Arturo Villar, the publisher of Hispanic Market Weekly and a pioneer in the U.S. media industry, recently passed away at the age of 87. A recollection of Villar’s professional achievements, why he embodied such extraordinary values as a publisher, and his curiosity and zest for life. With contributions from Larissa Acosta, Isabel Bucaram, Juan Manuel Benitez, Gloria Constanza, Cynthia Corzo, Izzy Gonzalez, Cynthia Hudson, Alex Lopez Negrete, Roberto Oliva, Cynthia Nelson, Juan Jose Nuñez and Mike Valdes-Fauli.
Having earned a Bachelor of Science in Textile Engineering at N.C. State University in 1956, Villar’s first major impact on journalism happened through ALA (American Literary Agency), which Villar, a Santander (Spain) born Cuban, took over in 1975. ALA had been launched in 1947 by
Joaquin Maurin, a Spanish leftist politician and activist who emigrated to the U.S. ALA’s business model was pioneering in the Spanish-speaking world. As an American-style collaborative agency or syndicate, ALA distributed articles by professional columnists to dozens of newspapers, including some of the most influential newspapers in Latin America and Spain as well as some newspapers in the United States published in Spanish. Writers such as Nobel Prize Winner Miguel Angel Asturias, Alfonso Reyes, Carlos Alberto Montaner and José Vasconcelos, or politicians such as José Figueres, president of Costa Rica, were regular columnists.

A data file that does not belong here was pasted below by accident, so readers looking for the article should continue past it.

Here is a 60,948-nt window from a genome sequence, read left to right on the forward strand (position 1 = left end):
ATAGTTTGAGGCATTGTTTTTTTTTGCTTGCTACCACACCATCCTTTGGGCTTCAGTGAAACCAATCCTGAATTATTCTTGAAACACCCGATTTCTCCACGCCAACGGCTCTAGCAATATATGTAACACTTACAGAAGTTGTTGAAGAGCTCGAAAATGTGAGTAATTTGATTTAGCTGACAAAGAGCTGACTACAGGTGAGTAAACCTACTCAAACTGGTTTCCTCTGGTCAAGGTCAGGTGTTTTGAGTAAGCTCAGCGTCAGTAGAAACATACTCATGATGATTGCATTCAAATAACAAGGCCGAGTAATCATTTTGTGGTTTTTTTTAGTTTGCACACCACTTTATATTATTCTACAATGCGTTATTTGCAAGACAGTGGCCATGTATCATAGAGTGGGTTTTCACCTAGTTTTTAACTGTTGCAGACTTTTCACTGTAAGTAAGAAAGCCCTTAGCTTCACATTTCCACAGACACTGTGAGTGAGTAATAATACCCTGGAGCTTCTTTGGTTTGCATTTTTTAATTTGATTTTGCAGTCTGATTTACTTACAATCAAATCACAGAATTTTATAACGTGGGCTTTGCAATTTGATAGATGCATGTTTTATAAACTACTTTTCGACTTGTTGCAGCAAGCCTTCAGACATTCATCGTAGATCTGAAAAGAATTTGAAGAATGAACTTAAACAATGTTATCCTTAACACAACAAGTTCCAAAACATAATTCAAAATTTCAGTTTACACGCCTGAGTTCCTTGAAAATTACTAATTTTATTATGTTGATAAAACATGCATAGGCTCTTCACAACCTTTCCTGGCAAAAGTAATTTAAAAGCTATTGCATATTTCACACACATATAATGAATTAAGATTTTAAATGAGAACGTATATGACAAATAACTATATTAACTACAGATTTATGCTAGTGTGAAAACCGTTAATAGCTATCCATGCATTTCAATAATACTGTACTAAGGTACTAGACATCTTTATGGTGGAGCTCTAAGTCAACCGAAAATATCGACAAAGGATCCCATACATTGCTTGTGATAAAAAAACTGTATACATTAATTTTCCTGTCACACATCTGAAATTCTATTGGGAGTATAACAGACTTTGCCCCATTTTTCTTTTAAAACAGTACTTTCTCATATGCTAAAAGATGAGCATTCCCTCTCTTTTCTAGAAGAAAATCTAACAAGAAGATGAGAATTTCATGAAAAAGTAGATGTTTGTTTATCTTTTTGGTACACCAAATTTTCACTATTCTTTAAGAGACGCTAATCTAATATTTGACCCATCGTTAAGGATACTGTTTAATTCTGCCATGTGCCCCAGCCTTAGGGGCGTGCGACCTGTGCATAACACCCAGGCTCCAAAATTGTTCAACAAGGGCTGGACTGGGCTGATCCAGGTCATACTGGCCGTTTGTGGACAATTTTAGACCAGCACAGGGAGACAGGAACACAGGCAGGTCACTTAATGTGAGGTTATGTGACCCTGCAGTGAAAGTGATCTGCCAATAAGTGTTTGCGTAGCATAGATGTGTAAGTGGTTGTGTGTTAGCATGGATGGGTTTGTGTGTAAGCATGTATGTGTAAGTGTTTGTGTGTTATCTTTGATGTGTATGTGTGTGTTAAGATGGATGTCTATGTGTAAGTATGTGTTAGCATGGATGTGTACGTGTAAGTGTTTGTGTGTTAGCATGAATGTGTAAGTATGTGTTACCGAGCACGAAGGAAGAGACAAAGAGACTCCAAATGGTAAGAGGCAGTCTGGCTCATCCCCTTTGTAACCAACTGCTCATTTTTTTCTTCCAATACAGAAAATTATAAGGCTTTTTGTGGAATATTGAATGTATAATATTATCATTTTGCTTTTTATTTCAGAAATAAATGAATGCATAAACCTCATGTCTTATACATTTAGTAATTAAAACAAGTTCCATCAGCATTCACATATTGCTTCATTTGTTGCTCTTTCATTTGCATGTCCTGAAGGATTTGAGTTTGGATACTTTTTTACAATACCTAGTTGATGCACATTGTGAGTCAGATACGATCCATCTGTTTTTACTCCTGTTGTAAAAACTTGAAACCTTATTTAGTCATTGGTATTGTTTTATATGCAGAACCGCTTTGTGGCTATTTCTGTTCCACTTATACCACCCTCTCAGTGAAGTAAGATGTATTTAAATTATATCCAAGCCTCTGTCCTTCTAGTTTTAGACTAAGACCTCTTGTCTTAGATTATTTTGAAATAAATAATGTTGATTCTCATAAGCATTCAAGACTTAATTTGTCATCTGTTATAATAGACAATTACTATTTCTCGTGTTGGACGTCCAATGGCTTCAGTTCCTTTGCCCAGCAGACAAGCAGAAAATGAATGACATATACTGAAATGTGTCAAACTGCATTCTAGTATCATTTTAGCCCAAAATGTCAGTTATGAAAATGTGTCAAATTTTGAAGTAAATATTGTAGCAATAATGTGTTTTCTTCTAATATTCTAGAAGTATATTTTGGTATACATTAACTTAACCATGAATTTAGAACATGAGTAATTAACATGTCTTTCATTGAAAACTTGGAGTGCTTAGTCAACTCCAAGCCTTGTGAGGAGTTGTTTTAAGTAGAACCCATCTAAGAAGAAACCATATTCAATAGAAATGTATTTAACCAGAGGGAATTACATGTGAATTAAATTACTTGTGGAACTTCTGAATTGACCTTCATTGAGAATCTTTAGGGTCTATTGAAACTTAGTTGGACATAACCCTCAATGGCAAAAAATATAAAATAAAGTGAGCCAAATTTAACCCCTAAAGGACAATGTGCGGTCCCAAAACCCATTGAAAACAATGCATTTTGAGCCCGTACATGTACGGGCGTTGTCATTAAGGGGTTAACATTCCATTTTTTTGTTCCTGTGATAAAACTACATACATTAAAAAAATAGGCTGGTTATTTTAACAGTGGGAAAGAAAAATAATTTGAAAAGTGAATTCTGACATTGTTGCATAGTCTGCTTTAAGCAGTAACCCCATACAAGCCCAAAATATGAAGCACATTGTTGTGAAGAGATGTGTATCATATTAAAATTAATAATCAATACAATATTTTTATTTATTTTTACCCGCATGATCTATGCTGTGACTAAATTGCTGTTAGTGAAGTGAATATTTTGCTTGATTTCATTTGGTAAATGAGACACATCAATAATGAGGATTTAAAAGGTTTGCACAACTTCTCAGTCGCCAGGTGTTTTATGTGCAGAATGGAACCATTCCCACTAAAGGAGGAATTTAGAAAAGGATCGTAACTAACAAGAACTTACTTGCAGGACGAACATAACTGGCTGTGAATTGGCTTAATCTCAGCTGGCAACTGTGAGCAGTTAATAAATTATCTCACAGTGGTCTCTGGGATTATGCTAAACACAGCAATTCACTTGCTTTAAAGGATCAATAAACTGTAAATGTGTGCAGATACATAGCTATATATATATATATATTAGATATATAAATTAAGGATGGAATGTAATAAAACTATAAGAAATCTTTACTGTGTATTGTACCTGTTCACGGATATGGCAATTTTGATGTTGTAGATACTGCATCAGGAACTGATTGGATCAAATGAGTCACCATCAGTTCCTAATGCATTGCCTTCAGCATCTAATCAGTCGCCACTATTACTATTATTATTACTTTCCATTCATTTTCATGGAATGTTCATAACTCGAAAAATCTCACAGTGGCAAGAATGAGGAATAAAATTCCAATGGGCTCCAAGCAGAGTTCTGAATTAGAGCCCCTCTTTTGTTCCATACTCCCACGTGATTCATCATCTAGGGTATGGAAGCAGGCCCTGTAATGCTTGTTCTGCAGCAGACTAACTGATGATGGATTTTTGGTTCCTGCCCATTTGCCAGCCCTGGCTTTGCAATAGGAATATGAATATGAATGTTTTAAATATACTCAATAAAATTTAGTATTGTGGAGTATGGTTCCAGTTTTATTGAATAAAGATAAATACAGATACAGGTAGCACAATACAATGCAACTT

Arturo Villar, A Visionary
Long before New Generation Latino and LatinX became almost household names, Villar, together with the also recently deceased Gustavo Godoy, launched the first national Hispanic magazine in English targeting acculturated Hispanics, a one million circulation weekly called Vista, which in 2006 was bought by ImpreMedia.
According to Gloria Constanza, partner and Chief Contact Strategist at d exposito & Partners, “Arturo Villar was ahead of his time when he co-founded Vista Magazine to target the more acculturated and English proficient Hispanics in the mid 80’s. At that time, this created disruption in the market as the push was for Spanish-language targeted media to engage the un-acculturated and Spanish-preferred Hispanics. But even in those days, we supported him as we always believe in engaging Hispanics holistically and regardless of their acculturation and language proficiency level. “
Constanza adds that Arturo’s most applauded and welcomed move in the industry was when he launched Hispanic Market Weekly (HMW), which was the first trade publication to keep marketers and advertising professionals informed about the Hispanic market. Both publications helped take the industry beyond the echo chamber. Constanza considers Arturo Villar a pioneer and a visionary for this industry. “He left behind many legacies and paved the way for many others to build on his footsteps,” Constanza asserts.
Hispanic Market Weekly
I met Arturo Villar in 1997 in HMW’s offices on 57th Street in New York City. At the time Arturo wanted to sell HMW and he hired me as a broker to market the publication, identify buyers and evaluate offers. We went to trade shows and business lunches and throughout the whole process, I really learned to like Arturo as we shared our passion for content and publishing. Juan Manuel Benitez, currently Anchor/Reporter at Time Warner Cable News NY1, was his editorial assistant. According to Benitez, Villar was the best editor he ever had as a reporter: “Before becoming my boss, he had been my professor at Columbia University. He was tough and gentle at the same time. I will be forever grateful for the opportunity he gave me hiring me as a reporter for Hispanic Market Weekly right after graduating from Columbia University.”